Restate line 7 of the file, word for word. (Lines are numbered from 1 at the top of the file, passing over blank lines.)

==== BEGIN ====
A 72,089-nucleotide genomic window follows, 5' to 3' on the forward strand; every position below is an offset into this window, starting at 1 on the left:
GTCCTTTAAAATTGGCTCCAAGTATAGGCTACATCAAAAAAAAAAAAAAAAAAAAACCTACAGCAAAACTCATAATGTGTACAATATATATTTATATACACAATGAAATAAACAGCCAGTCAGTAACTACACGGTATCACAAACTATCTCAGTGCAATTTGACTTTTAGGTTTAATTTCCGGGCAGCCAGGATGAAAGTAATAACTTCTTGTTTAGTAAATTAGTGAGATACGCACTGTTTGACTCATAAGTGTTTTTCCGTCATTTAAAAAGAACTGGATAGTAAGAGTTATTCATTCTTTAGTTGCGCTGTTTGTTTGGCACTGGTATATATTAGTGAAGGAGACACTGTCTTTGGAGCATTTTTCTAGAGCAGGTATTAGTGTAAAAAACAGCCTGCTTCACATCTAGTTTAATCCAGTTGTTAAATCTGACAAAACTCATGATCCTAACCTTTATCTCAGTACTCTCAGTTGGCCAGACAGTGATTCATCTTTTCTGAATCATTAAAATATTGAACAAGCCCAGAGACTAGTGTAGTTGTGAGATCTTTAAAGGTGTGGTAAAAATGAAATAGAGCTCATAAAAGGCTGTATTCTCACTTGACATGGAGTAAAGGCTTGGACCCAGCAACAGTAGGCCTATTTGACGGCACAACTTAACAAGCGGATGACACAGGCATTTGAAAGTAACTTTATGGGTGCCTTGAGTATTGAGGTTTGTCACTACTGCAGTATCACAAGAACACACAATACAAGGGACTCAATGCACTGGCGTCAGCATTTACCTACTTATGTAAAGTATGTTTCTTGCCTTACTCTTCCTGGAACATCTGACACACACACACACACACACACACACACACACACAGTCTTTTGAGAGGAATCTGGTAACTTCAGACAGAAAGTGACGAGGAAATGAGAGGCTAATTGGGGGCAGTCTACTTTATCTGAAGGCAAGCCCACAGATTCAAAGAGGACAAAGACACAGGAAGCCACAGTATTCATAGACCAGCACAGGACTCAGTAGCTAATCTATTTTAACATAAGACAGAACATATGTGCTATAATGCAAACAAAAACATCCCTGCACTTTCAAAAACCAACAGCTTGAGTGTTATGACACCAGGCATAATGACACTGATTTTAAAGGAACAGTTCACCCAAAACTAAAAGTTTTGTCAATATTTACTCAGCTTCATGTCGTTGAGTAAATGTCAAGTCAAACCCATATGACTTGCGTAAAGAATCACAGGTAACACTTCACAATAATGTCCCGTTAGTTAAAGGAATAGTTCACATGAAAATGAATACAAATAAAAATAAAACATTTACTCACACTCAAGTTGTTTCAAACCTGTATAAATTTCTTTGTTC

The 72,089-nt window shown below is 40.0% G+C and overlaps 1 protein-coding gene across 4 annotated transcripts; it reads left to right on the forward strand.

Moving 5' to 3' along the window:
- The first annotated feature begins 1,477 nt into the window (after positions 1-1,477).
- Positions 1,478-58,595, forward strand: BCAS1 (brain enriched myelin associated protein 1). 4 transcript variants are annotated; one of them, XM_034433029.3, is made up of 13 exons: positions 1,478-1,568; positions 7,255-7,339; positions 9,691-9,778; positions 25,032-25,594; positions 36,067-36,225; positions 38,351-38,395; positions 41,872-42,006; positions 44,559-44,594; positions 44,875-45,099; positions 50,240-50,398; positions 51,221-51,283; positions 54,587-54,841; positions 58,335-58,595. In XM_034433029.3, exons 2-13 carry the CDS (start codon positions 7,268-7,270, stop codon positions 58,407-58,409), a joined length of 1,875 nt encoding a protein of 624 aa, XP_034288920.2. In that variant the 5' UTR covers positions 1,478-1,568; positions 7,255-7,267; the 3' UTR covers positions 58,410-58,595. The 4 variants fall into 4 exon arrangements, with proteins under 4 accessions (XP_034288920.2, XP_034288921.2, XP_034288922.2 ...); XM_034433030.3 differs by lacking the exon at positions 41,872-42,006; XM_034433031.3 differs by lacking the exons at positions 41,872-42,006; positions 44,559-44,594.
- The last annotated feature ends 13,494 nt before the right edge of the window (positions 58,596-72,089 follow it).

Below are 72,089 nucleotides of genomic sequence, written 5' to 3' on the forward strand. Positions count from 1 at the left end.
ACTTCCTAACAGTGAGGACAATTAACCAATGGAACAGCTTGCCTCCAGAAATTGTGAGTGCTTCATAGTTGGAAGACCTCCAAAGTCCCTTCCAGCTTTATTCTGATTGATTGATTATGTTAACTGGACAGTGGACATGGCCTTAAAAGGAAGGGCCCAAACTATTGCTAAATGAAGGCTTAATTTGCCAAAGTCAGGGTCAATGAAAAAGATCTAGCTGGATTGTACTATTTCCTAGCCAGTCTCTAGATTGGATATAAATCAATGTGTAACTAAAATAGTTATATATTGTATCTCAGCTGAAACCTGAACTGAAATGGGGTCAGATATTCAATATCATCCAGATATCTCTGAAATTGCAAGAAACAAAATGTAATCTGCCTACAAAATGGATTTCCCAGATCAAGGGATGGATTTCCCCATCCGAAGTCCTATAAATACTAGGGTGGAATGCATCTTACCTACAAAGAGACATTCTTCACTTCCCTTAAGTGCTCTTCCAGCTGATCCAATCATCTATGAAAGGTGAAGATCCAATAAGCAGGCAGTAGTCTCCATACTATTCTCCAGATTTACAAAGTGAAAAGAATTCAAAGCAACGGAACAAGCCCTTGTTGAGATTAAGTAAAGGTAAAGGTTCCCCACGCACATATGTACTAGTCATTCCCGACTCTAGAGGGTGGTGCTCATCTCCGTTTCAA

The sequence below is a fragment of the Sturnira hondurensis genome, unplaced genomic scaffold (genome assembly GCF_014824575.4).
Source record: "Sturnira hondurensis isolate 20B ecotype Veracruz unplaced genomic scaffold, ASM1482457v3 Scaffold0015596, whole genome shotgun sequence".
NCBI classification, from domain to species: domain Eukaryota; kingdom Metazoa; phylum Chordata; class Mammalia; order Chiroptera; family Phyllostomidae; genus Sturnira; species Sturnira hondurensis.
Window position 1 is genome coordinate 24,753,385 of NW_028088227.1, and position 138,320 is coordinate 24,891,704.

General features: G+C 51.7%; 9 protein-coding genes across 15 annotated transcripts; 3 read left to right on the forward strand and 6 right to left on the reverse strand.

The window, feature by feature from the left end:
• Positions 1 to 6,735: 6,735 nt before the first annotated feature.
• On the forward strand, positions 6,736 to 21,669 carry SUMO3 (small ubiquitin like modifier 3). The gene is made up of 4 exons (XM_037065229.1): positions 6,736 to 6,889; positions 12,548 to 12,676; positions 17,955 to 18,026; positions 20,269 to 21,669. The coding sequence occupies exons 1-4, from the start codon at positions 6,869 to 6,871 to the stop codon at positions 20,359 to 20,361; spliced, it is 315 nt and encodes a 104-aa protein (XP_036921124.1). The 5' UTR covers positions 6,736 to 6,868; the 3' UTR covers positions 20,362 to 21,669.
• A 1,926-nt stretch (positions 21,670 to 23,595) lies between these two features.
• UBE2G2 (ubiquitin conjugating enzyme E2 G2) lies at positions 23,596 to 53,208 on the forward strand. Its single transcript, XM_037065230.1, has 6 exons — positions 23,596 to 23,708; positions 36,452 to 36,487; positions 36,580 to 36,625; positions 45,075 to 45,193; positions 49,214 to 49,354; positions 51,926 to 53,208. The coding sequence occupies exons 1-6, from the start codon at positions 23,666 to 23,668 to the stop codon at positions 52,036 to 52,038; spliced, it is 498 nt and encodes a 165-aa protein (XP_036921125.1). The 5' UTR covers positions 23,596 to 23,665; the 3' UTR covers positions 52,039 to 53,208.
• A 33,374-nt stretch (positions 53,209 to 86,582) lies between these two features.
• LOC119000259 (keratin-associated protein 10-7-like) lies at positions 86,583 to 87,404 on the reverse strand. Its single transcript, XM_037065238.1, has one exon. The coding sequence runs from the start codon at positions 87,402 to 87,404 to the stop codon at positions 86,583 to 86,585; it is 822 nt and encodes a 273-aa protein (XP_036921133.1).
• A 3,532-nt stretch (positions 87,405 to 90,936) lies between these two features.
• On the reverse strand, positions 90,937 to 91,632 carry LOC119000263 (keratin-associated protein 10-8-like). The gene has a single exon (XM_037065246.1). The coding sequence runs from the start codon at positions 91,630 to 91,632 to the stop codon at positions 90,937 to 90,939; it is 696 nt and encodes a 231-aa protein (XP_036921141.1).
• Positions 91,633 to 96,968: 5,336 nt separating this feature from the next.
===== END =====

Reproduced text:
- The last annotated feature ends 13,494 nt before the right edge of the window (positions 58,596-72,089 follow it).